Company pension fund deficits are still a big headache, with FTSE 100 companies currently facing cumulative pension fund deficits of £47bn, according to JLT Pension Capital Strategies. In a way, this is good news because the deficit was the same this time last year, but it can fluctuate wildly, so taking a snapshot reading doesn't really tell the whole story. But what is clear is that defined-benefit pension schemes in the private sector are disappearing very quickly because they are expensive to run. And existing pension rights cannot be touched. So the problem of matching the books for some companies will take a long time.
There are several reasons why pension fund assets have failed to keep up with liabilities, including greater longevity. But the real killers have been low interest rates, poor equity performance and a drive to make pension fund assets as risk-free as possible.
And pension fund trustees are not even starting with a level playing field because not only have they to match income with liabilities, they also have to generate funds over and above to reduce the deficit of assets over liabilities. And since funds are now more invested in low-yielding/low-risk fixed income, the only other way to top up the books is by taking more money away from the company itself. And this has created problems, especially since legislation giving trustees much greater power in deciding what a company does with its cash.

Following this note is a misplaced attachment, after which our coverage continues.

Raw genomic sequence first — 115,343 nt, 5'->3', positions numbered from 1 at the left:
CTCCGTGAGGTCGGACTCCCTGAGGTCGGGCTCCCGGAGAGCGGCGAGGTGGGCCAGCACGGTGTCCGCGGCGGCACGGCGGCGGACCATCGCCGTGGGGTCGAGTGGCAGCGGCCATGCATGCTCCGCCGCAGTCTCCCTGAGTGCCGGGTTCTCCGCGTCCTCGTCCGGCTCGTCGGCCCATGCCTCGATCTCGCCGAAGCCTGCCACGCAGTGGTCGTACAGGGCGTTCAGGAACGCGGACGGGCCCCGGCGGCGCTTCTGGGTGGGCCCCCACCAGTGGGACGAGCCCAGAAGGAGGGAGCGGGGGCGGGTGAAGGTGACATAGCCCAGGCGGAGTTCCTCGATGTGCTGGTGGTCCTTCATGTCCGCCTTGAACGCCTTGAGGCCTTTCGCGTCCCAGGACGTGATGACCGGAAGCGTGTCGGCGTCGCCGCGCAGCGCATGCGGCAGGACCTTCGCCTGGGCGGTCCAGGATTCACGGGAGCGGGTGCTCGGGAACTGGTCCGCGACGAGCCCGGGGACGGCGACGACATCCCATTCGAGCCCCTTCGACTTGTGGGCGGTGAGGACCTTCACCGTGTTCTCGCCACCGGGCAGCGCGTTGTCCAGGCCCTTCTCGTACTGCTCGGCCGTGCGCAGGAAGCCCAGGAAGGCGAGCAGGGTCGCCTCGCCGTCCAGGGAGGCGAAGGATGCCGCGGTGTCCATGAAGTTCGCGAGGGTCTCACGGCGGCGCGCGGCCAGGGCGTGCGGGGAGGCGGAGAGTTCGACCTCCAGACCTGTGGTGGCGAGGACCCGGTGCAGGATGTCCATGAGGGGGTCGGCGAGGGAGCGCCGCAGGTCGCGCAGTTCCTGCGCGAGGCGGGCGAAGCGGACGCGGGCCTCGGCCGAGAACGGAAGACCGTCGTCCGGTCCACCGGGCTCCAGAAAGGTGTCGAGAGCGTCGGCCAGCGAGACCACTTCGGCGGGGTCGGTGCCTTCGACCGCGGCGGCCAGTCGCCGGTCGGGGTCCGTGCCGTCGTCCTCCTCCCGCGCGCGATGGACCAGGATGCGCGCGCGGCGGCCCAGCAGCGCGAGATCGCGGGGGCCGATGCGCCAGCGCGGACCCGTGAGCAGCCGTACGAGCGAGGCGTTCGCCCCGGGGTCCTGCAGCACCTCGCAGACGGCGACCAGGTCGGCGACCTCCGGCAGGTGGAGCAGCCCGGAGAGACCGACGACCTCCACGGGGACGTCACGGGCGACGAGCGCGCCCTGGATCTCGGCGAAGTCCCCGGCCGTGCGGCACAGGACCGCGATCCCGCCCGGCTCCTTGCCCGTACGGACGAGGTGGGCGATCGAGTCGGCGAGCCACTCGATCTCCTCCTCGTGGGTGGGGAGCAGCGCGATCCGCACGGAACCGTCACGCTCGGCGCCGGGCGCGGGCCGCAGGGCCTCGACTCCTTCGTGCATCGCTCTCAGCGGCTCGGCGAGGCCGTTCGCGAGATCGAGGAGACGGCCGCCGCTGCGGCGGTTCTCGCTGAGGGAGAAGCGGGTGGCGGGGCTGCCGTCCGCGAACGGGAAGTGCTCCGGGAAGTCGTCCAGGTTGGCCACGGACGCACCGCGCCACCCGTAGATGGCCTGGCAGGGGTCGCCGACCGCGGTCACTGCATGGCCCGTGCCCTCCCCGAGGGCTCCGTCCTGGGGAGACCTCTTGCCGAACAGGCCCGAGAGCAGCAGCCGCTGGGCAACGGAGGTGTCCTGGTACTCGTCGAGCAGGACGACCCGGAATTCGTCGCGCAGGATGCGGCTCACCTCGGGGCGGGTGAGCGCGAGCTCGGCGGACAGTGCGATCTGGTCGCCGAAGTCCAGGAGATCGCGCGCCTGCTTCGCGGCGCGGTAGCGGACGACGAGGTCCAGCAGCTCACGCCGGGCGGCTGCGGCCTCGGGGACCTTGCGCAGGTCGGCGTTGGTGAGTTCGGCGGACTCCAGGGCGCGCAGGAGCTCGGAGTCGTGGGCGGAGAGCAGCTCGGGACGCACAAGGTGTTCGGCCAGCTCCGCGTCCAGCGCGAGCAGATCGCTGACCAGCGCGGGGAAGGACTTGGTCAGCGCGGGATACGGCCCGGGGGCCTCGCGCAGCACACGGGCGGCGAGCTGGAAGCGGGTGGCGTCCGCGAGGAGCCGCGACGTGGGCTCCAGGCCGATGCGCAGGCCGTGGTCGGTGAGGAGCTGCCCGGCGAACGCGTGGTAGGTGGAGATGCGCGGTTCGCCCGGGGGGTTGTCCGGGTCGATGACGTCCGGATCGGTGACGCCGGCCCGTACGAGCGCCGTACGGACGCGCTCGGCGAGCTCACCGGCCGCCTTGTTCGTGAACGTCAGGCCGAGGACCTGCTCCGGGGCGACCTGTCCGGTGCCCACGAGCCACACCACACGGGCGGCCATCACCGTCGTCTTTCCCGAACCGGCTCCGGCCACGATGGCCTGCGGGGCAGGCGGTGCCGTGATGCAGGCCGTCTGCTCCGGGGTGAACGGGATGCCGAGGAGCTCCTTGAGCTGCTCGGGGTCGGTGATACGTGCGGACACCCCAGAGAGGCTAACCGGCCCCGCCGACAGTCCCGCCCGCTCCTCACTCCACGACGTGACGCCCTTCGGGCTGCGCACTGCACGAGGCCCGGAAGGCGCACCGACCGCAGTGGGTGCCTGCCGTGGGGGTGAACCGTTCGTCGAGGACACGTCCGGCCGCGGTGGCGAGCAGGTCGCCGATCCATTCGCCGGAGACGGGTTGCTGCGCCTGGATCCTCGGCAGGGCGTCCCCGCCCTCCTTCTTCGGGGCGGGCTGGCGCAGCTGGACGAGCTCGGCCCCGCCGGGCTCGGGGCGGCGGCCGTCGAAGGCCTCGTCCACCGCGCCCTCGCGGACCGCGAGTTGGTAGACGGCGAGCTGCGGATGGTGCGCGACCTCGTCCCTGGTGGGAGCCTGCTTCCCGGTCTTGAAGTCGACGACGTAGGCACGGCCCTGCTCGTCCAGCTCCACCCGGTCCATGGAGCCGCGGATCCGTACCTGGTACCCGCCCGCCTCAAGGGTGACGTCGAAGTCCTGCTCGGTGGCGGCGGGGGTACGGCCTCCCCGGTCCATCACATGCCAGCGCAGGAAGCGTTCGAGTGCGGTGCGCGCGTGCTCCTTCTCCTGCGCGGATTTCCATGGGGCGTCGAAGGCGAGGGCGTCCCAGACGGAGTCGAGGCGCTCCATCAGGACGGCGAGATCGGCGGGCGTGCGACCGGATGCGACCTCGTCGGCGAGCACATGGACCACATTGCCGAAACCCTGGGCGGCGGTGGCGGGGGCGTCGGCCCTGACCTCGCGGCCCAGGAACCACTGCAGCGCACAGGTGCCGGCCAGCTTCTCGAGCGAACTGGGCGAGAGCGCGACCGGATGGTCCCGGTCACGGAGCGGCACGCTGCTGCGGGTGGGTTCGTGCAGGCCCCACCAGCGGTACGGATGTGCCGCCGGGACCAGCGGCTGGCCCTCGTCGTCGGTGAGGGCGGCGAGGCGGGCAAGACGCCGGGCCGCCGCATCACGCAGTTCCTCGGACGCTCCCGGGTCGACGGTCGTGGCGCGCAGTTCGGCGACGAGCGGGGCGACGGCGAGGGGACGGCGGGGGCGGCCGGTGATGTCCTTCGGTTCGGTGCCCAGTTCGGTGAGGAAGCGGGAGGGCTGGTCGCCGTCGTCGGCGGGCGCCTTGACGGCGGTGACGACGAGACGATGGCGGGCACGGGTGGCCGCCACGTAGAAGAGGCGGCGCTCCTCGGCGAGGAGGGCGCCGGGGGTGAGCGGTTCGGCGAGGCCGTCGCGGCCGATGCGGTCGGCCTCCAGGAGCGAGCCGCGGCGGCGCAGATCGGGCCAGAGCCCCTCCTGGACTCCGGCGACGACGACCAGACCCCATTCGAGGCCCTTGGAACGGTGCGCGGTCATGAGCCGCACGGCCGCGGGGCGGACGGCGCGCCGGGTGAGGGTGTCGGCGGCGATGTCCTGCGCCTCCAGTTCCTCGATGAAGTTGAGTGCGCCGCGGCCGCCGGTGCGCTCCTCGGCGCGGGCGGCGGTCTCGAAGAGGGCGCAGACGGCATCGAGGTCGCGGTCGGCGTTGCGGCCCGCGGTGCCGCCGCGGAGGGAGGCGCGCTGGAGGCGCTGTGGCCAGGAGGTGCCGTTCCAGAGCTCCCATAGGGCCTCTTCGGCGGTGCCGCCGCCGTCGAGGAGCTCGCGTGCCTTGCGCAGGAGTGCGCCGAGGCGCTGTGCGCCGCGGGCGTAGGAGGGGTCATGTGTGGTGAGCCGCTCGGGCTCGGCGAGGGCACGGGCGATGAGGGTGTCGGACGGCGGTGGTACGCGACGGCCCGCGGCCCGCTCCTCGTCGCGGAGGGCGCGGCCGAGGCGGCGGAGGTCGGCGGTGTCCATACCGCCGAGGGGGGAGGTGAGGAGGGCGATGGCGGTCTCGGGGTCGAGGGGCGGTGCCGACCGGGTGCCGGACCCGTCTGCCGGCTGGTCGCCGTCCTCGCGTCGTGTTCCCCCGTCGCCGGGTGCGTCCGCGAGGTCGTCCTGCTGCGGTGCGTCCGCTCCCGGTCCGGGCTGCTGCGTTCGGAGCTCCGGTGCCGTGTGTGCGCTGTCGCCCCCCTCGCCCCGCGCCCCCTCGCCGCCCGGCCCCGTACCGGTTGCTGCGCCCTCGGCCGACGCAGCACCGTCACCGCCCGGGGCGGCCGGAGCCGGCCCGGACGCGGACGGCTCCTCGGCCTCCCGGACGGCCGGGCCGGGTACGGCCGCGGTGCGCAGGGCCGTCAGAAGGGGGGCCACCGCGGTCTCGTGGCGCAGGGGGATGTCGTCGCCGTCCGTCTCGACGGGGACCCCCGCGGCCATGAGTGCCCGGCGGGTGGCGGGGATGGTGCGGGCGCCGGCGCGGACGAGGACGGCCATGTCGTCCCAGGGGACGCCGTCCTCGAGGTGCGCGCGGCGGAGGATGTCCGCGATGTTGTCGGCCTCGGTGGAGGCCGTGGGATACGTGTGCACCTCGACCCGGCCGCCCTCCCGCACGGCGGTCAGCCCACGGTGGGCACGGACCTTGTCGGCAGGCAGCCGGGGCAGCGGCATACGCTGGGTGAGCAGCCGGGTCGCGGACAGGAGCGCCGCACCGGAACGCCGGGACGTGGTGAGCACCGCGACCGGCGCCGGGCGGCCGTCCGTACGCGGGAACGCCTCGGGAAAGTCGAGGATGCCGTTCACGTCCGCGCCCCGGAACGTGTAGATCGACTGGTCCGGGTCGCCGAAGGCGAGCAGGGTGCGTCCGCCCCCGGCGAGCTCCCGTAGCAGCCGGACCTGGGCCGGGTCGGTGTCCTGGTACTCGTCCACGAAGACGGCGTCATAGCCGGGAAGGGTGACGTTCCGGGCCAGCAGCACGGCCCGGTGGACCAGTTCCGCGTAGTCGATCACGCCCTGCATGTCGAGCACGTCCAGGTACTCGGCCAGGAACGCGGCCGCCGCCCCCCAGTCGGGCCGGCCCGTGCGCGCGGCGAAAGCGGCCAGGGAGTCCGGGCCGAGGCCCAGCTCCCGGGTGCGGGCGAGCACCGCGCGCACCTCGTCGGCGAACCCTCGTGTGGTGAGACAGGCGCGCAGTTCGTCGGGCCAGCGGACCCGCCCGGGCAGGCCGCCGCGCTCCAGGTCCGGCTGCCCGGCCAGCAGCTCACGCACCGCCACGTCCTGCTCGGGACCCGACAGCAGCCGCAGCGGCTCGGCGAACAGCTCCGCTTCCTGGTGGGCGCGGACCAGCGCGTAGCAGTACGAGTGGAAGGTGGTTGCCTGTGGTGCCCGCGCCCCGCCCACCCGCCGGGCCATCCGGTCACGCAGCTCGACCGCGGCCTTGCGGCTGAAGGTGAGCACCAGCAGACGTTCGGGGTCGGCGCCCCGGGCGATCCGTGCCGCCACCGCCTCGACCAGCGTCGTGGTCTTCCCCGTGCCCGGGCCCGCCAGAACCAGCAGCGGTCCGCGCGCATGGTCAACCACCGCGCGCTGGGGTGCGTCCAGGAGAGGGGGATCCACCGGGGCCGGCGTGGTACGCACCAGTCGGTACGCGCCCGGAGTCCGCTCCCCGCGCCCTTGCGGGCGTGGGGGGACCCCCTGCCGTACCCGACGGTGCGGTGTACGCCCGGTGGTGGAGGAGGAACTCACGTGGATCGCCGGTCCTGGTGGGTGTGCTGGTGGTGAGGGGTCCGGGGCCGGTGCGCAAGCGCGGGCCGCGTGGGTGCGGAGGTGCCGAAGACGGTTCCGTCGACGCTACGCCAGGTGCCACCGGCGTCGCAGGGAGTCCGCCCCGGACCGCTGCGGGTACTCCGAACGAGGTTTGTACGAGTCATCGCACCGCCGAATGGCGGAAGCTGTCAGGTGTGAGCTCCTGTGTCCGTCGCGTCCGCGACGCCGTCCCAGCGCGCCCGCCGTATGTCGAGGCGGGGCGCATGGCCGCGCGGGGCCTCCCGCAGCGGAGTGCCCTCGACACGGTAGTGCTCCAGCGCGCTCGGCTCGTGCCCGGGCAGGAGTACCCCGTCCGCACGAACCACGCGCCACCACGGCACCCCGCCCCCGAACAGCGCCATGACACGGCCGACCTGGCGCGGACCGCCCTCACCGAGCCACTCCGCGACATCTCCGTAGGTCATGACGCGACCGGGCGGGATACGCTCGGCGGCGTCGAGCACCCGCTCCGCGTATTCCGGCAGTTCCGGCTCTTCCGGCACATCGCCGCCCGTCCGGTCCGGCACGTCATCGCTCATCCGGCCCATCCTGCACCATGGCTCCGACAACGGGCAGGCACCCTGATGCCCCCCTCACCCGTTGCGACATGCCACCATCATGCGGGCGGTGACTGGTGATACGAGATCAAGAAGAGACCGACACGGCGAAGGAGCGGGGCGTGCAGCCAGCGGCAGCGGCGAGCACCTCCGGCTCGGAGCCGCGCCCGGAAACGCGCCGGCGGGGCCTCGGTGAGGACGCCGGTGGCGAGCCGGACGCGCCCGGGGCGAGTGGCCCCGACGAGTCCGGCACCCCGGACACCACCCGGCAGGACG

Is there a way out of the problem? Yes there is for some companies in specific circumstances, but for most companies there is no silver bullet.
Marks and Spencer